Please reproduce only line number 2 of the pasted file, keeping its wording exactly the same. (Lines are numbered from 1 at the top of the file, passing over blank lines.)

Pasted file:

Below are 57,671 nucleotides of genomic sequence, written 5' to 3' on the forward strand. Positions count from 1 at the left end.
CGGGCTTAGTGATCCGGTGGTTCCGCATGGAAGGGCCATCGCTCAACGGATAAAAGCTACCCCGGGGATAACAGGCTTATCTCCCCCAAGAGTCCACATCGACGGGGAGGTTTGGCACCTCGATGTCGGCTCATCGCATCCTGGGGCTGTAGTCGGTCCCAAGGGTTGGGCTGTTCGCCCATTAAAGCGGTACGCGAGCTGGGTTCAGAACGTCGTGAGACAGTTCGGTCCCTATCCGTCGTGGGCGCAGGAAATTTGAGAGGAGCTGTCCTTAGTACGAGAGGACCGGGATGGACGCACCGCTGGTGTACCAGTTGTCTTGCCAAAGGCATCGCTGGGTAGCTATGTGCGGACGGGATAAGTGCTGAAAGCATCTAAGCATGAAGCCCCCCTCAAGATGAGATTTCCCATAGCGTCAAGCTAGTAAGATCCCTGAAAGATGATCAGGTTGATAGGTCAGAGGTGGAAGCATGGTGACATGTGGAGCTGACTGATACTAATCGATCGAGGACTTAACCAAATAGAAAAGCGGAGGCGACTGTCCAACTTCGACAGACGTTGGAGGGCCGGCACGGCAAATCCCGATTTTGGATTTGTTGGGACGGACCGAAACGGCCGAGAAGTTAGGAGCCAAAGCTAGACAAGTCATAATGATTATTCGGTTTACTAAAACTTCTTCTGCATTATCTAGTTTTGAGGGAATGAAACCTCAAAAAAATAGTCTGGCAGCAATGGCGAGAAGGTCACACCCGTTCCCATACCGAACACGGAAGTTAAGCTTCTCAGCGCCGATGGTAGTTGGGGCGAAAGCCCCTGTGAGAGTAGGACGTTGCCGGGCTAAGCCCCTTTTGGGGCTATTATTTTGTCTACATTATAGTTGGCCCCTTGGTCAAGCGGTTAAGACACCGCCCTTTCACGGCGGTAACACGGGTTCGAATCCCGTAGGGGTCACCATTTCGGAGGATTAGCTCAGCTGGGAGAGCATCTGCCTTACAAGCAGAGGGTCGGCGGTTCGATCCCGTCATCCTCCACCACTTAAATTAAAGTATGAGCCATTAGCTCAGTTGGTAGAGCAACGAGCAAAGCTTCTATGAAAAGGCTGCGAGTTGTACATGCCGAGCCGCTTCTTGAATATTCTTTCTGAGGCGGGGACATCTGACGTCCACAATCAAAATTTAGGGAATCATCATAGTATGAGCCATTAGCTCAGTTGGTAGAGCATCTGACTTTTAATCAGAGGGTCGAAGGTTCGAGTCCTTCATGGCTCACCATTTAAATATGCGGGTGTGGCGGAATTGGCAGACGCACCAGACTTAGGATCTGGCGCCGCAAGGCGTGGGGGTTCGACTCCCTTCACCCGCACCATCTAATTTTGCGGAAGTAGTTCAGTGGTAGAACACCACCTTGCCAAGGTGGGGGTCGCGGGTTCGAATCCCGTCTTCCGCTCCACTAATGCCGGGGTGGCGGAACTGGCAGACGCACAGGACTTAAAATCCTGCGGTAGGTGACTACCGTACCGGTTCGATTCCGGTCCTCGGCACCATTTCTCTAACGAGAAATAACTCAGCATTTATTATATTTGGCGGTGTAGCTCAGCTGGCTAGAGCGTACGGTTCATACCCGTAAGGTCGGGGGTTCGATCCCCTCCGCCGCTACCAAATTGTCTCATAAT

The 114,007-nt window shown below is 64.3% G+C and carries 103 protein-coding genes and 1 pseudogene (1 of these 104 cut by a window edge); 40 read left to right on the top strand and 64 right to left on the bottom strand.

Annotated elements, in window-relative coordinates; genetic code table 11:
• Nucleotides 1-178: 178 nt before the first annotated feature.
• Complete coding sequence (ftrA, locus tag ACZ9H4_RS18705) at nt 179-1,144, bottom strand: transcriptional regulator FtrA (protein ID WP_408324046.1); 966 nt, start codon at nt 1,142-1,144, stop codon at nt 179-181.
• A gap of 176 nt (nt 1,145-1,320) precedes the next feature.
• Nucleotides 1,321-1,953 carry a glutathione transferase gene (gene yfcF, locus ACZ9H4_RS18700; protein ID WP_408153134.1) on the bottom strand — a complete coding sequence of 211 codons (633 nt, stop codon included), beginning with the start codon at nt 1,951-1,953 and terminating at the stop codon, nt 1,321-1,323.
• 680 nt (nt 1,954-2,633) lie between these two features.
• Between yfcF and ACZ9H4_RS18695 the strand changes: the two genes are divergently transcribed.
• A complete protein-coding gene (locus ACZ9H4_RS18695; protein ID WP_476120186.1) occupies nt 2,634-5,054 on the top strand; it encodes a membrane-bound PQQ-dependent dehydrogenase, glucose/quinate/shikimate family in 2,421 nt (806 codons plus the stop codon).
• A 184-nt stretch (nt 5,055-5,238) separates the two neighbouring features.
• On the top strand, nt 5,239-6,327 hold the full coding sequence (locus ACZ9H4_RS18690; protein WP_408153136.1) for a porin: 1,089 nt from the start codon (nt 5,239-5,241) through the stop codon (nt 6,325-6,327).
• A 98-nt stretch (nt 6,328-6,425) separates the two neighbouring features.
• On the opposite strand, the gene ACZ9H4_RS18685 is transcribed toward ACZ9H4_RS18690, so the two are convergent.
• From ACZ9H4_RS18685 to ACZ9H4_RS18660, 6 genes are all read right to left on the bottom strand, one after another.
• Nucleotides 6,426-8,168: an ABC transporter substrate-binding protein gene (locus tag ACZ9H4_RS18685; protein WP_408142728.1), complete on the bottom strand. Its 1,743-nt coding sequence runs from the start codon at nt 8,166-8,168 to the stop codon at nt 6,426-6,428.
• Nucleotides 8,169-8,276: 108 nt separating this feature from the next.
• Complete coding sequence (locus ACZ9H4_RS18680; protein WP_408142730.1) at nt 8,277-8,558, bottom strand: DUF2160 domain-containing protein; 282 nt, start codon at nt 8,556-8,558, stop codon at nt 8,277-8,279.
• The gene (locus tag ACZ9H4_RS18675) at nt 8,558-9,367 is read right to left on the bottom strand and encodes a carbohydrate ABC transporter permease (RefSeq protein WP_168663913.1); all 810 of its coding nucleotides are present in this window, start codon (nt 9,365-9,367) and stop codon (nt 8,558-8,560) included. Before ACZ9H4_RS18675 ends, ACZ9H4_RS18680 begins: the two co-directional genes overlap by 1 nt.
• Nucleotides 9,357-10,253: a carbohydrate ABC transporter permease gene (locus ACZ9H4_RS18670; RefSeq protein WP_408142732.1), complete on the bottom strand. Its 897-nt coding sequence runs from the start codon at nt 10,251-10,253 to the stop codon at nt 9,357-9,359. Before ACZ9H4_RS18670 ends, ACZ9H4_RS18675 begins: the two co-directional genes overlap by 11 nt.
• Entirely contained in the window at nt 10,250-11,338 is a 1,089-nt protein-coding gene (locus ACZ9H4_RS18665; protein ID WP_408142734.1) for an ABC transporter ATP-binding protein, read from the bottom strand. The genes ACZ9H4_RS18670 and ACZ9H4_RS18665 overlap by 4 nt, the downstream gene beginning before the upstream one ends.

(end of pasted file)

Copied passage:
CGGGCTTAGTGATCCGGTGGTTCCGCATGGAAGGGCCATCGCTCAACGGATAAAAGCTACCCCGGGGATAACAGGCTTATCTCCCCCAAGAGTCCACATCGACGGGGAGGTTTGGCACCTCGATGTCGGCTCATCGCATCCTGGGGCTGTAGTCGGTCCCAAGGGTTGGGCTGTTCGCCCATTAAAGCGGTACGCGAGCTGGGTTCAGAACGTCGTGAGACAGTTCGGTCCCTATCCGTCGTGGGCGCAGGAAATTTGAGAGGAGCTGTCCTTAGTACGAGAGGACCGGGATGGACGCACCGCTGGTGTACCAGTTGTCTTGCCAAAGGCATCGCTGGGTAGCTATGTGCGGACGGGATAAGTGCTGAAAGCATCTAAGCATGAAGCCCCCCTCAAGATGAGATTTCCCATAGCGTCAAGCTAGTAAGATCCCTGAAAGATGATCAGGTTGATAGGTCAGAGGTGGAAGCATGGTGACATGTGGAGCTGACTGATACTAATCGATCGAGGACTTAACCAAATAGAAAAGCGGAGGCGACTGTCCAACTTCGACAGACGTTGGAGGGCCGGCACGGCAAATCCCGATTTTGGATTTGTTGGGACGGACCGAAACGGCCGAGAAGTTAGGAGCCAAAGCTAGACAAGTCATAATGATTATTCGGTTTACTAAAACTTCTTCTGCATTATCTAGTTTTGAGGGAATGAAACCTCAAAAAAATAGTCTGGCAGCAATGGCGAGAAGGTCACACCCGTTCCCATACCGAACACGGAAGTTAAGCTTCTCAGCGCCGATGGTAGTTGGGGCGAAAGCCCCTGTGAGAGTAGGACGTTGCCGGGCTAAGCCCCTTTTGGGGCTATTATTTTGTCTACATTATAGTTGGCCCCTTGGTCAAGCGGTTAAGACACCGCCCTTTCACGGCGGTAACACGGGTTCGAATCCCGTAGGGGTCACCATTTCGGAGGATTAGCTCAGCTGGGAGAGCATCTGCCTTACAAGCAGAGGGTCGGCGGTTCGATCCCGTCATCCTCCACCACTTAAATTAAAGTATGAGCCATTAGCTCAGTTGGTAGAGCAACGAGCAAAGCTTCTATGAAAAGGCTGCGAGTTGTACATGCCGAGCCGCTTCTTGAATATTCTTTCTGAGGCGGGGACATCTGACGTCCACAATCAAAATTTAGGGAATCATCATAGTATGAGCCATTAGCTCAGTTGGTAGAGCATCTGACTTTTAATCAGAGGGTCGAAGGTTCGAGTCCTTCATGGCTCACCATTTAAATATGCGGGTGTGGCGGAATTGGCAGACGCACCAGACTTAGGATCTGGCGCCGCAAGGCGTGGGGGTTCGACTCCCTTCACCCGCACCATCTAATTTTGCGGAAGTAGTTCAGTGGTAGAACACCACCTTGCCAAGGTGGGGGTCGCGGGTTCGAATCCCGTCTTCCGCTCCACTAATGCCGGGGTGGCGGAACTGGCAGACGCACAGGACTTAAAATCCTGCGGTAGGTGACTACCGTACCGGTTCGATTCCGGTCCTCGGCACCATTTCTCTAACGAGAAATAACTCAGCATTTATTATATTTGGCGGTGTAGCTCAGCTGGCTAGAGCGTACGGTTCATACCCGTAAGGTCGGGGGTTCGATCCCCTCCGCCGCTACCAAATTGTCTCATAAT